It’s the Outlaws vs. those other outlaws: the Suicide Squad! Batwoman and the Wannabats have shipped Red Hood, Artemis, and Bizarro into the hands of Amanda Waller. Can the team escape one of the most secure prisons in the world? Will they have brain-bombs before the day is over? Does axe beat mallet??? Get answers to these and other questions in Red Hood and the Outlaws #16.
Still not want I wanted, but still largely fun
I covered my thoughts on this arc’s direction last month, so I won’t do a complete rehash here. Suffice it to say that I would have preferred the character roster remained small. We went from a pretty touching issue two months back to this silly sort of versus-and-teamup thing that we’re in now. I’m not automatically opposed to the Outlaws interacting with other noteworthy characters, but I would rather Lobdell have saved this crossover for another arc. That way, we could have had a touching tale of Bizarro doing the best he could to make an impact before reverting. And as a bonus, the crossover with the Squad could have featured “normal” Bizarro, which would have been quite a bit more fun, I think.
Anyway, personal preferences about direction aside, RHATO #16 is another fun issue of the book. The pre-Bizarro portion feels a lot like the early issues of the series, when Jason and Artemis were
running around, Artemis insulting Jason hilariously. There’s a good bit of that here, and I welcome its return. It’s similarly entertaining to watch Artemis and Harley interact, and I actually would have enjoyed more of this than what we got.
Soy and Gandini thrive in their usual ways. The level of detail that both apply is pretty amazing—in an interrogation room, or a hallway, or the various elements in Waller’s study. Soy’s layouts feature lots of solid storytelling, as well. Consider the eye-leading going on in these two pages:
In the first example, all of the characters lead us to Bizarro with their gaze, but also with legs, arms, a gun, and a hand gesture. Once we look at the big guy, his gaze sends us down to the next panel—but so do those legs, arms, gun and hand. I love when these sorts of visual suggestions function in multiple directions. Kudos to Esposito, too, for intercepting Bizarro’s line of sight along the way. Lastly, the tilt of Bizarro’s head in this middle panel leads us down to Waller, and there’s your page.
The next example is just as cool—maybe even cooler. After filling the first three panels with a zooming effect, Soy places the tea cup off-center, leading our eyes to the left for the next frame. There’s other content with the tea cup, but while it is functional, it’s also subtle enough that it doesn’t pull the eye away from the intended path. Esposito’s balloon placement helps here, too, coming from the general vicinity of the next panel. Your brain naturally wants to follow the tails to the source of the dialogue, and they more-or-less point you in the right direction. Once you’re in that second-to-last panel, Bizarro’s chest projector sends you straight across to the right. But what I love is that it doesn’t just work in the sense that your eye lands in the right spot. It also works because when your eye follows the line implied by the projector, it gets to the actual projection. Really good stuff. As a bonus, look back up at those top two panels—Bizarro is “projecting” out from his brain first. I like the visual symmetry of it—even if the top and bottom of the page are a bit off-axis from each other.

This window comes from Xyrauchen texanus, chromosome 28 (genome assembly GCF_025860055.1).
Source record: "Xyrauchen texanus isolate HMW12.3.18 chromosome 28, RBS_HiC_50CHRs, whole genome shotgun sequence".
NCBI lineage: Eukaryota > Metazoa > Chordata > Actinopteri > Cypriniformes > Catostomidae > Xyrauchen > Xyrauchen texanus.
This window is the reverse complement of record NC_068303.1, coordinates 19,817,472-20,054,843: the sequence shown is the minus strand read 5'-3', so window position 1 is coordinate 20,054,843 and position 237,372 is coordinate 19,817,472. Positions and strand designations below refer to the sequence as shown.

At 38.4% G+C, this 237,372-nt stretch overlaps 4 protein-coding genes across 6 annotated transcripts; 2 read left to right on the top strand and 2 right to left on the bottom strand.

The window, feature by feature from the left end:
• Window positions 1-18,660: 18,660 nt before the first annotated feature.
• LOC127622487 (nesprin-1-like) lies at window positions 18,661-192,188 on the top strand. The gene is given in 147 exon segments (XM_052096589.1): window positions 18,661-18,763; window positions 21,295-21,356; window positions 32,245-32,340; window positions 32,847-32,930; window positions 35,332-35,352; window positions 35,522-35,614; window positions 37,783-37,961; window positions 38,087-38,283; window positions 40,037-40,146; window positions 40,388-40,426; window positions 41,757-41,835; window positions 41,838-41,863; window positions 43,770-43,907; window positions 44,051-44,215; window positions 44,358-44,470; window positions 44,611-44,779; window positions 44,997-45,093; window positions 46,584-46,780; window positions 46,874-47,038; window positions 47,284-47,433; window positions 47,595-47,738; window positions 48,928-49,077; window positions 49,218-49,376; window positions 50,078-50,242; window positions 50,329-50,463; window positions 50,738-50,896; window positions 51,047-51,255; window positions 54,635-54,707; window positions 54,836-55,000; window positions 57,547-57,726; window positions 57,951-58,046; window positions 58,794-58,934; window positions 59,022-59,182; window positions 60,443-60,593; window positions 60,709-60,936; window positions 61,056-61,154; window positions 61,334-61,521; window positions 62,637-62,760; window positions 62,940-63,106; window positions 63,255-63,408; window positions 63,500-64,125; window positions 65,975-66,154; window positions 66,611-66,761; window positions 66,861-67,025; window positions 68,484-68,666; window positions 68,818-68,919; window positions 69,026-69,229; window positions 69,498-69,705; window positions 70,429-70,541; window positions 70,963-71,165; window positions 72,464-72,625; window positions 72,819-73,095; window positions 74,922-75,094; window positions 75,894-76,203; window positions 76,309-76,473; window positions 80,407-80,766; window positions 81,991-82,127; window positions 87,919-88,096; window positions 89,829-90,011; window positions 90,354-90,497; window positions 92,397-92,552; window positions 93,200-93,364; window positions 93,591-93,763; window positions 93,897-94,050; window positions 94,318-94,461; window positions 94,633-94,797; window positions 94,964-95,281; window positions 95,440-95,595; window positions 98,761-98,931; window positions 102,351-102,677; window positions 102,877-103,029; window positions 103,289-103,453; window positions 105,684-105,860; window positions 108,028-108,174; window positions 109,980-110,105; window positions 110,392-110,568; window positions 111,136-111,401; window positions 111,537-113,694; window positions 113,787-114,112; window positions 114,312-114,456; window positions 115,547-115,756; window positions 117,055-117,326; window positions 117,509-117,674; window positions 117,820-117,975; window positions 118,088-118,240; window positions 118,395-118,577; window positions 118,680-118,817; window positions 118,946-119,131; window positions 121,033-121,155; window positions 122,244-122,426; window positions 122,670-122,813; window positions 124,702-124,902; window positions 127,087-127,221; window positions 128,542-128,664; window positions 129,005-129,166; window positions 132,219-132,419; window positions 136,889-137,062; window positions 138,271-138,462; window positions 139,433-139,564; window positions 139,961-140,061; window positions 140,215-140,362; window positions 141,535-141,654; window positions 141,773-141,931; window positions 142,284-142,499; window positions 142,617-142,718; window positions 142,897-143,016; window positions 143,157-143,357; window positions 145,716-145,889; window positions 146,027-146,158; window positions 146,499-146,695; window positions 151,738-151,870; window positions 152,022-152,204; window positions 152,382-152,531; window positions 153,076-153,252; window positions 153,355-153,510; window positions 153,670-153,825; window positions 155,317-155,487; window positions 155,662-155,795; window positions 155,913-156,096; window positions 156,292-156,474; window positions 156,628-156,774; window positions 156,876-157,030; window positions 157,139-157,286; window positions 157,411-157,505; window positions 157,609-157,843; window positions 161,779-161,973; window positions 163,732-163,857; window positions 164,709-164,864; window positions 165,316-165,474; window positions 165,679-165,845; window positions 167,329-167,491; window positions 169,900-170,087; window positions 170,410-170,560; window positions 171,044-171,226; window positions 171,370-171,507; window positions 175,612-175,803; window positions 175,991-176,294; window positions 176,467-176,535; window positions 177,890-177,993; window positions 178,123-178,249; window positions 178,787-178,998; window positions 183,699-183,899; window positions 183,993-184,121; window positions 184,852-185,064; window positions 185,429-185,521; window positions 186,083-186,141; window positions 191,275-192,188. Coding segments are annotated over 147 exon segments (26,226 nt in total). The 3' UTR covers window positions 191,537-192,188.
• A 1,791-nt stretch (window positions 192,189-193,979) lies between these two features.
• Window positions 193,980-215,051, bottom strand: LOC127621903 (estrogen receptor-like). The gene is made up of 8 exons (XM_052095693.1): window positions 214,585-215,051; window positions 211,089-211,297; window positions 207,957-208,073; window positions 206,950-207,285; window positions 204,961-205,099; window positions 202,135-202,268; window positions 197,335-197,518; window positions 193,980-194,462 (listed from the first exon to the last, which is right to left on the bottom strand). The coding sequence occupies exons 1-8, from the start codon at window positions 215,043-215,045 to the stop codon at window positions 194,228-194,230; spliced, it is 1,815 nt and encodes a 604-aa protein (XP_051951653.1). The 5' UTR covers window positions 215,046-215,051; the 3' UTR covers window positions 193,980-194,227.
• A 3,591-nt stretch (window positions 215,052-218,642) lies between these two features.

Smart Bizarro is kind of stupid
Despite the delicious visuals, this is where the dialogue starts to lose me. By and large, Lobdell’s writing on this title has impressed me far more than any of his prior work at DC. But every so often, he jams up dialogue with expensive words used in very inelegant ways. There’s a lot of that coming from Bizarro here, as though he’s suddenly gained a massive vocabulary that he wants us to know about. It probably doesn’t help that a lot of B’s dialogue here at the end is straight up exposition about a prior Lobdell villain that I’ve never enjoyed, but even putting that aside, it doesn’t read nearly as well as the first part of the book.
Also, a word about the credits. I like lighthearted fun as much as the next guy, but the goofy credits don’t work for me. It’s all cheap adjectives. Not nuts about the hashtag theme, either. BUT—I absolutely LOVE the Bat-twitter logo. That’s pretty amazing.
There’s still plenty of enjoyment to be had here. It’s not my favorite issue of the series by any measure, but at least half of my evaluation comes from my own preferences about what I wanted this story to be. It’s entirely possible that you could read this and enjoy it all the more. As always, your mileage may vary!
- You’re on board with the shape this arc has taken—less touching, more action and pizazz.
- You recognize that Soy and Gandini are amazing and you never tire of seeing what they’ve come up with.
There isn’t much heart to be found in Red Hood lately, but there is a good bit of fun. The artwork is still beautifully orchestrated and finished, and most of the dialogue is enjoyable to read. Hopefully the poignant moments will return, but in the meantime, Red Hood and the Outlaws #16 is a solid bit of entertainment.
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